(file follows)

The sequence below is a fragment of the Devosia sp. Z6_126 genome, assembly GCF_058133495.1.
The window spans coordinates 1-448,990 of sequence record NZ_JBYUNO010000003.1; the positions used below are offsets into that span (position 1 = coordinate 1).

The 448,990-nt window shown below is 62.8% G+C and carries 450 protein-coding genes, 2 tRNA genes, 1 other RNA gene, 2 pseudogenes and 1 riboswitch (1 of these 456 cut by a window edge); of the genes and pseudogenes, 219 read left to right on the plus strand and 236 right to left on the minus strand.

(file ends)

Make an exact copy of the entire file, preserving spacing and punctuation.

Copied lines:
The sequence below is a fragment of the Devosia sp. Z6_126 genome, assembly GCF_058133495.1.
The window spans coordinates 1-448,990 of sequence record NZ_JBYUNO010000003.1; the positions used below are offsets into that span (position 1 = coordinate 1).

The 448,990-nt window shown below is 62.8% G+C and carries 450 protein-coding genes, 2 tRNA genes, 1 other RNA gene, 2 pseudogenes and 1 riboswitch (1 of these 456 cut by a window edge); of the genes and pseudogenes, 219 read left to right on the plus strand and 236 right to left on the minus strand.